A picture, in a thousand words
The photographic process involves exposing a sheet of nitrocellulose coated in silver halide crystals to light. Where light strikes, the crystals convert to metallic silver. During the developing process, unconverted crystals are washed away, giving a photonegative image. This is then laid atop a sheet of paper treated in the same fashion and exposed to illumination again to produce a positive print. A black and white photo is literally a picture etched onto the page in grains of silver. People say photos are precious, but rarely do we think of them being elementally so.
Early photography required lengthy exposure times, to the point where a brace to hold the subject steady was standard equipment in a photographic studio. At the dawn of the 20th century, Eastman Kodak ushered in the era of the snapshot by releasing the Brownie box camera, which required only that one pointed it at the subject and pressed the shutter button. Candid and mock-candid photography quickly became the normal style. Cameras no longer recorded stiff formal portraits for posterity, but fleeting moments. Subjects could be captured on the verge of motion, or caught in a sidelong glance. This new fluidity afforded an intimacy which before could only have been experienced in person, or as an imagined interpretation of a text.
I always find these things more interesting when I know who the subject is.
The composition is graceful, the main lines of action sweeping up from the endpin of the cello to the scroll behind his neck, and down again along the bow arm and the shoe nearest the camera. The instrument is not in a performance stance, but leaned against his back knee, braced down through the ball of his right foot on the floor, and the heel nocked like an arrow against the leg of the stool. The negative has not been flipped; the cellist is left-handed, and the strings have been reversed to accommodate him. The cello is his own, and he has been annoying railway luggage crews with it since his first round-trip performance tour of America. Sixty years after it was taken, the photograph will be published in a large book of illustrated reminiscences, where he will claim off-handedly to not be able to do much with the cello but pose. What "not much" means to him, exactly, he does not say.
The image catches an instant in 1915. He is twenty-six, never married, and already well-established as an expatriate Englishman in the US. Four years hence, he will partner with Douglas Fairbanks, Sr. and Mary Pickford to establish United Artists, the first movie studio controlled by the actors it employs. For now, he is writing, directing, and starring in his own comedies for the Essanay Film Manufacturing Co. He is making $1,250 a week, which is an absurd amount of money for the time. He is on the verge of a dalliance with Edna Purviance, his favorite leading lady at the time. They will both eventually come to marry other people -- he, three actresses and the daughter of a playwright; she, an airline pilot -- and though they don't stay particularly close, she remains under contract to his production company until her death in 1958.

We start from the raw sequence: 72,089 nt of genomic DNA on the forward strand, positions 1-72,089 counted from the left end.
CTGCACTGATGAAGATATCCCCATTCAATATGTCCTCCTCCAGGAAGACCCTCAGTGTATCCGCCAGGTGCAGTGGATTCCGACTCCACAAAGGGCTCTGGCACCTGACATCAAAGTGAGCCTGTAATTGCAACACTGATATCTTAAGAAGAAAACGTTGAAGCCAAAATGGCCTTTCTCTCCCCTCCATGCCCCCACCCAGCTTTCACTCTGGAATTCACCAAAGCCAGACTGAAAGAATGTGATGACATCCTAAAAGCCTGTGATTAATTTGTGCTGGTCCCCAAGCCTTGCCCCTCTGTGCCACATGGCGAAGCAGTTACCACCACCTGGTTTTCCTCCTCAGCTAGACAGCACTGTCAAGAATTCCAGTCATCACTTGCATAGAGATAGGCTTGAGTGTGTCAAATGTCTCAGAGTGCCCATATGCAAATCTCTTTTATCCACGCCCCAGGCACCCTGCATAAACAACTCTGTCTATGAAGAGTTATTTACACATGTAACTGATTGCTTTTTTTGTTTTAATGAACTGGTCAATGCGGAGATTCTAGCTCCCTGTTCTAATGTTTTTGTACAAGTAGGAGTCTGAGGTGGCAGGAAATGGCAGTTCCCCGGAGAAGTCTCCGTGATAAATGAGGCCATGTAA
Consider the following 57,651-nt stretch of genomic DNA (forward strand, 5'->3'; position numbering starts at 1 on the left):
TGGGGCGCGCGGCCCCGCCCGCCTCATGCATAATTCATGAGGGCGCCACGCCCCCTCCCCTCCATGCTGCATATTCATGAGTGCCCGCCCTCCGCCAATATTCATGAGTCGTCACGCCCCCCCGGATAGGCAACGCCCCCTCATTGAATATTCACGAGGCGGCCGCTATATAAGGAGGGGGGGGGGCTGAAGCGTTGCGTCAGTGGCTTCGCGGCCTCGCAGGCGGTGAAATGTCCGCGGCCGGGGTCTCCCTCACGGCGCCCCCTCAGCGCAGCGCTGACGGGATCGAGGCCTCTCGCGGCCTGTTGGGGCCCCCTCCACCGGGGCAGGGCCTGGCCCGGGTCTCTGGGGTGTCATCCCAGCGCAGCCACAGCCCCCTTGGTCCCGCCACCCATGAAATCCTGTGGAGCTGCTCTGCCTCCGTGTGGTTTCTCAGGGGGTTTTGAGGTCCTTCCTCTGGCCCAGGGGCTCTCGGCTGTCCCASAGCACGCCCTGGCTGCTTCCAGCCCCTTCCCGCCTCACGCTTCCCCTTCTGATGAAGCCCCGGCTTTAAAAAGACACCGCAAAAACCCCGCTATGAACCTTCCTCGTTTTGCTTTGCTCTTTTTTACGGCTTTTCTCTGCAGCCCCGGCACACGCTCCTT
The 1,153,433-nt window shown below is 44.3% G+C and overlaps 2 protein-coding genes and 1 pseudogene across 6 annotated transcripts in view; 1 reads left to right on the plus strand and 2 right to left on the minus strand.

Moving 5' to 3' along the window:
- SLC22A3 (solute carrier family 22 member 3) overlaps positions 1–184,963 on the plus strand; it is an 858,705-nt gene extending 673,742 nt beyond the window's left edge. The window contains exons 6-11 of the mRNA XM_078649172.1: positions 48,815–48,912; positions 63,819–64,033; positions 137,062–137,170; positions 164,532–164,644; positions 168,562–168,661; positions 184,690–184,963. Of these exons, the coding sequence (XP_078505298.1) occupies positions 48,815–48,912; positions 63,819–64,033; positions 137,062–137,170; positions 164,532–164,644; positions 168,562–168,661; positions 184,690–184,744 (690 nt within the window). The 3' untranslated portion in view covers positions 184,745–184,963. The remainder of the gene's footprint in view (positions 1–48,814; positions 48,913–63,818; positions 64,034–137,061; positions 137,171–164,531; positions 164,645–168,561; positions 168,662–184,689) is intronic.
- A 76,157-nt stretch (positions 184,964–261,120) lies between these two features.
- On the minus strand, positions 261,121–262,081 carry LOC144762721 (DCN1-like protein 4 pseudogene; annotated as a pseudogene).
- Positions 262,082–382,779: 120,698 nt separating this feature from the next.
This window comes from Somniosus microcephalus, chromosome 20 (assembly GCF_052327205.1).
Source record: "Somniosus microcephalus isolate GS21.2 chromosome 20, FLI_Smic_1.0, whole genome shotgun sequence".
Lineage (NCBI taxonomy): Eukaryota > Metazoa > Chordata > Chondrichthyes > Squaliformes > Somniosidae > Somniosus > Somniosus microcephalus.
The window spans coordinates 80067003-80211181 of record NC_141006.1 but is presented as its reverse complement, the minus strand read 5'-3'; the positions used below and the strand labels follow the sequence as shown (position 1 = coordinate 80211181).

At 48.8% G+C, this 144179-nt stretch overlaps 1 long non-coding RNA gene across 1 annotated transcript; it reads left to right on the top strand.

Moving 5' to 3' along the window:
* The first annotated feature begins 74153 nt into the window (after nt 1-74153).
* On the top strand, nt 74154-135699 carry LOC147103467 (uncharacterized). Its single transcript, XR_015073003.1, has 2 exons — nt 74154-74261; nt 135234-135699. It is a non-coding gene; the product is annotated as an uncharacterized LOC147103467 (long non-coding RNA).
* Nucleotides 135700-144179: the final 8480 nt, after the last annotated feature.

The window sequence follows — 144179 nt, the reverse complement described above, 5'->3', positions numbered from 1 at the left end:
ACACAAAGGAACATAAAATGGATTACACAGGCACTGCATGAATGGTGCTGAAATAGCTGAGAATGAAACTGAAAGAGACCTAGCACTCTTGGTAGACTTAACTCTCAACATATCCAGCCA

In Europe, the Great War has started. People will say that the devastation is beyond belief, that this is the war to end all wars. It isn't. He will live through the Armistice, women's suffrage, the beginning and the end of Prohibition, the Great Depression, a second World War, atomic testing and the doomsday clock, Brown v Board of Education, and McCarthyism. The last will see him politely booted out of the United States in 1957. While he is in exile from the country where he has lived and worked for forty years, two Kennedys and a King will be assassinated, and Title IX will pass. The self-proclaimed "peacemonger" will live through the era of flower children. When he came to America for the first time, he made the crossing by steamer; when he visits for the last time, to collect a special achievement Oscar in 1972, the easiest way to travel is transatlantic jet service.
His front shirt cuff is likely blown because it is celluloid, which reflects light differently from linen. Much Victoriana was made from celluloid; Victorians were fascinated with artifice, and celluloid was the first man-made plastic. It was introduced as artificial ivory and used to make billiard balls. Celluloid shirt cuffs, collars and tuxedo fronts were advertised as detachable and easy to restore to brand-new whiteness with a damp cloth. Pencil lead came off with a bit of pressure; making notes on a wipe-clean cuff was the Victorian equivalent of jotting something on your hand with a ballpoint pen in modern times. Celluloid is best known now for its role in the early cinema, where it served as the substrate for movie film.
The carpet beneath his feet is a Persian rug. The Victorians, and later the Edwardians, were fascinated by the idea of traveling to the far corners of the globe. (He himself will be inspired to see Japan by a travelogue written by Lafcadio Hearn, a highly-romanticised account called "Glimpses of Unfamiliar Japan".) Those who could not travel, and many of those who could, opted to bring the Orient home. Chinese lacquer furniture was en vogue, and Japanese kimono were used as dressing gowns. Rugs came from Persia -- modern-day Iran -- in rich colors and a variety of intricate patterns. In a home which could not afford the real deal, it would not have been unusual to see the same designs painted on "linoleum carpet", spread across the floor like an area rug. Traditionally, a small break in the pattern is deliberately inserted somewhere in the plush carpet, on the grounds that only Allah could create something perfect, and it would be the height of arrogance to try.
I do not know of any extant recordings of his cello playing. Pity.